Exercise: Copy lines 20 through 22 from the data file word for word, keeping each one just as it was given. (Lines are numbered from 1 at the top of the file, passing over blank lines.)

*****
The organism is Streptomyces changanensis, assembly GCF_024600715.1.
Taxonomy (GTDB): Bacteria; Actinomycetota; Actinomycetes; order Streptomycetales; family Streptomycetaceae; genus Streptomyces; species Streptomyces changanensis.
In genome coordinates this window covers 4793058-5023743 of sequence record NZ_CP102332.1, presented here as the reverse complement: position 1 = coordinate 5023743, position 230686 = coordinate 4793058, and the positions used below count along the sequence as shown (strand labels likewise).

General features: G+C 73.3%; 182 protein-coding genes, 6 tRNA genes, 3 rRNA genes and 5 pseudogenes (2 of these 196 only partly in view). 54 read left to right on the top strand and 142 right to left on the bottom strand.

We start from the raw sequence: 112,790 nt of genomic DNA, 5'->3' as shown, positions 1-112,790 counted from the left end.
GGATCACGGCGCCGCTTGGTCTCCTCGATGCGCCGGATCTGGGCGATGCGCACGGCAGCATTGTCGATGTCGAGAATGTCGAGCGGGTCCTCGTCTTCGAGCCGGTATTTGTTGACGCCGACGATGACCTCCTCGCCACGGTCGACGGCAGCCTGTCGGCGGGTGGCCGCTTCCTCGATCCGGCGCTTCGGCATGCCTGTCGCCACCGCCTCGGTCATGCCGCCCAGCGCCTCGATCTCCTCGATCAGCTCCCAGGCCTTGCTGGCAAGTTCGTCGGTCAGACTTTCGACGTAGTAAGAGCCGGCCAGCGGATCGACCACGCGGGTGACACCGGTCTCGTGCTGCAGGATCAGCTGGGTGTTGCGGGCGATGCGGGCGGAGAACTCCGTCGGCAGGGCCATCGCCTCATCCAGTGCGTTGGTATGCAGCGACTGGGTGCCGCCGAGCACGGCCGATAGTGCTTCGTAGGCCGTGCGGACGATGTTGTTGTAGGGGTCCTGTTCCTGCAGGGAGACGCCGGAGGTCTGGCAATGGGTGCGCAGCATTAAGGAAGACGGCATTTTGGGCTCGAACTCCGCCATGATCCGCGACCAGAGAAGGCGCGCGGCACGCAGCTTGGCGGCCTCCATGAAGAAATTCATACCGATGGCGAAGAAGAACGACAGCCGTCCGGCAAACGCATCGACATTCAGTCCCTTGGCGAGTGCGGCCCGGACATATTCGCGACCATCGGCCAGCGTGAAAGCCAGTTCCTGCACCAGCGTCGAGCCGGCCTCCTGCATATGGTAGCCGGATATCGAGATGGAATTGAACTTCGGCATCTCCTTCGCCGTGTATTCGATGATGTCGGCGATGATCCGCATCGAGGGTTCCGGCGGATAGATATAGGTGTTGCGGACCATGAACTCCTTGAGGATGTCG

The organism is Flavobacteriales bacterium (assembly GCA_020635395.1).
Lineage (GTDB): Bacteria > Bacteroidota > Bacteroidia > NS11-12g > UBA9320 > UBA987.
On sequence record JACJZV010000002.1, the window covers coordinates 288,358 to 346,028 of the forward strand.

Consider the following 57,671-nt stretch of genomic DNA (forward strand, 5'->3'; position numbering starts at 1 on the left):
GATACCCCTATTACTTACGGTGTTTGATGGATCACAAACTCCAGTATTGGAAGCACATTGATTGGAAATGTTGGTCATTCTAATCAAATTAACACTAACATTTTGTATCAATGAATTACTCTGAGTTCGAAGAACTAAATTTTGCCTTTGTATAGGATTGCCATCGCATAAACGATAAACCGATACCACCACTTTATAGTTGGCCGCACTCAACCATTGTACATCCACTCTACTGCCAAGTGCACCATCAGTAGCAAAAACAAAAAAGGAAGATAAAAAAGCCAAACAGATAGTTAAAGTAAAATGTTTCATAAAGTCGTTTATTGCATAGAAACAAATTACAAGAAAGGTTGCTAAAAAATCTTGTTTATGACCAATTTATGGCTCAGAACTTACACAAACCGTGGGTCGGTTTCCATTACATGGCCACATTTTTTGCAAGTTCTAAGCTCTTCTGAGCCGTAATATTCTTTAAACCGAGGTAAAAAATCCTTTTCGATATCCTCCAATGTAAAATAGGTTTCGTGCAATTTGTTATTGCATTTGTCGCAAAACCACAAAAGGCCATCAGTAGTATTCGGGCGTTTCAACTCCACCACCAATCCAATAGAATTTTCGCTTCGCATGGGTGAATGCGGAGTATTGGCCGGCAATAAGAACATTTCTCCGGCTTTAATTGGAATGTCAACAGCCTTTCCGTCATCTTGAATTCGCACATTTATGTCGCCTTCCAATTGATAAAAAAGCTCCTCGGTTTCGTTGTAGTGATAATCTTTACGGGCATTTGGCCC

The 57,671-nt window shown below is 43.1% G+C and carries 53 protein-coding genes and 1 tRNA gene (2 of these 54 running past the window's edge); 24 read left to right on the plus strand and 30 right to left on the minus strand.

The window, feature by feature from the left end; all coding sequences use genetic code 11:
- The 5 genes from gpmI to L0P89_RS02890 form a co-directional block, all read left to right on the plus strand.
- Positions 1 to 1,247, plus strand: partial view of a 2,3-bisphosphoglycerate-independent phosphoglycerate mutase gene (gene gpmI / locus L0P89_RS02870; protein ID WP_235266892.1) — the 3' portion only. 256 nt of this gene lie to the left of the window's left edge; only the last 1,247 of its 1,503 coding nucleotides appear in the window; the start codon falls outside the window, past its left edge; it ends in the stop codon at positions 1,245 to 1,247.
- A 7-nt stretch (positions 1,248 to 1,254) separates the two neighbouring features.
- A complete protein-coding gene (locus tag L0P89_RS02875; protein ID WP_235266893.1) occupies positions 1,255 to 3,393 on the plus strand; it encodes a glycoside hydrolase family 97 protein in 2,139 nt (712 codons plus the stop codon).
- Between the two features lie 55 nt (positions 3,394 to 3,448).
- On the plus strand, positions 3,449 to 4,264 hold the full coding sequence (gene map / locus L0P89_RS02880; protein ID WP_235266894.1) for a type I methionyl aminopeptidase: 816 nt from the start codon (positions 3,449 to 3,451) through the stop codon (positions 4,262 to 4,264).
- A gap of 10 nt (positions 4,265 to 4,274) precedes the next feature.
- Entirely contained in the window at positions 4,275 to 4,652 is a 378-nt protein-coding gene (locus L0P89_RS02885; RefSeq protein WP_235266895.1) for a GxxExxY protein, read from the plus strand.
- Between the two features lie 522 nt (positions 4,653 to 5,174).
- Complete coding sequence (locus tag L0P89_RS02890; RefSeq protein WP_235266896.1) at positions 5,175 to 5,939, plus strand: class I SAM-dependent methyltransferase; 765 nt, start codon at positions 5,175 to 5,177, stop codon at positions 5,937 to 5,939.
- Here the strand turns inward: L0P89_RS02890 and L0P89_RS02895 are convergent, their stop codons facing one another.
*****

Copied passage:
- A gap of 10 nt (positions 4,265 to 4,274) precedes the next feature.
- Entirely contained in the window at positions 4,275 to 4,652 is a 378-nt protein-coding gene (locus L0P89_RS02885; RefSeq protein WP_235266895.1) for a GxxExxY protein, read from the plus strand.
- Between the two features lie 522 nt (positions 4,653 to 5,174).